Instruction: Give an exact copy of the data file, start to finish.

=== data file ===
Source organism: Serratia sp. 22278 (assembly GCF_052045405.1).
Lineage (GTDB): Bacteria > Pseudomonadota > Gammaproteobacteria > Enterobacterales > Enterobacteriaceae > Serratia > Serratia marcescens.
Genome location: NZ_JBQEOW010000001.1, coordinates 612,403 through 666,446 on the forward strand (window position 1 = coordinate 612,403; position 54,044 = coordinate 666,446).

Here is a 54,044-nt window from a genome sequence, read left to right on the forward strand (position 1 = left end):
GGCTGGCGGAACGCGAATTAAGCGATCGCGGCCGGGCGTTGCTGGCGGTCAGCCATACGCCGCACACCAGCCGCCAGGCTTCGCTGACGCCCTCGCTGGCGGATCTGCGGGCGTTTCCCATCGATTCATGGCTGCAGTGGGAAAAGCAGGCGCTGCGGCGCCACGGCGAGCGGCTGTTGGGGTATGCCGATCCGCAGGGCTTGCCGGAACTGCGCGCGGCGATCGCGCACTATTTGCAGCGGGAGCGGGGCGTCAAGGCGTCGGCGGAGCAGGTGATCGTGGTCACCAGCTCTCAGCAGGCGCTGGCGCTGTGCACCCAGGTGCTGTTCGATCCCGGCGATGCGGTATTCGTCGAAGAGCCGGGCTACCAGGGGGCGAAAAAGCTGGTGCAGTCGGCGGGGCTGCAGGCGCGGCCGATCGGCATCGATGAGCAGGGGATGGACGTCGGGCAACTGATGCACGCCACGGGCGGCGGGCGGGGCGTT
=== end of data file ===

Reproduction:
Source organism: Serratia sp. 22278 (assembly GCF_052045405.1).
Lineage (GTDB): Bacteria > Pseudomonadota > Gammaproteobacteria > Enterobacterales > Enterobacteriaceae > Serratia > Serratia marcescens.
Genome location: NZ_JBQEOW010000001.1, coordinates 612,403 through 666,446 on the forward strand (window position 1 = coordinate 612,403; position 54,044 = coordinate 666,446).

Here is a 54,044-nt window from a genome sequence, read left to right on the forward strand (position 1 = left end):
GGCTGGCGGAACGCGAATTAAGCGATCGCGGCCGGGCGTTGCTGGCGGTCAGCCATACGCCGCACACCAGCCGCCAGGCTTCGCTGACGCCCTCGCTGGCGGATCTGCGGGCGTTTCCCATCGATTCATGGCTGCAGTGGGAAAAGCAGGCGCTGCGGCGCCACGGCGAGCGGCTGTTGGGGTATGCCGATCCGCAGGGCTTGCCGGAACTGCGCGCGGCGATCGCGCACTATTTGCAGCGGGAGCGGGGCGTCAAGGCGTCGGCGGAGCAGGTGATCGTGGTCACCAGCTCTCAGCAGGCGCTGGCGCTGTGCACCCAGGTGCTGTTCGATCCCGGCGATGCGGTATTCGTCGAAGAGCCGGGCTACCAGGGGGCGAAAAAGCTGGTGCAGTCGGCGGGGCTGCAGGCGCGGCCGATCGGCATCGATGAGCAGGGGATGGACGTCGGGCAACTGATGCACGCCACGGGCGGCGGGCGGGGCGTT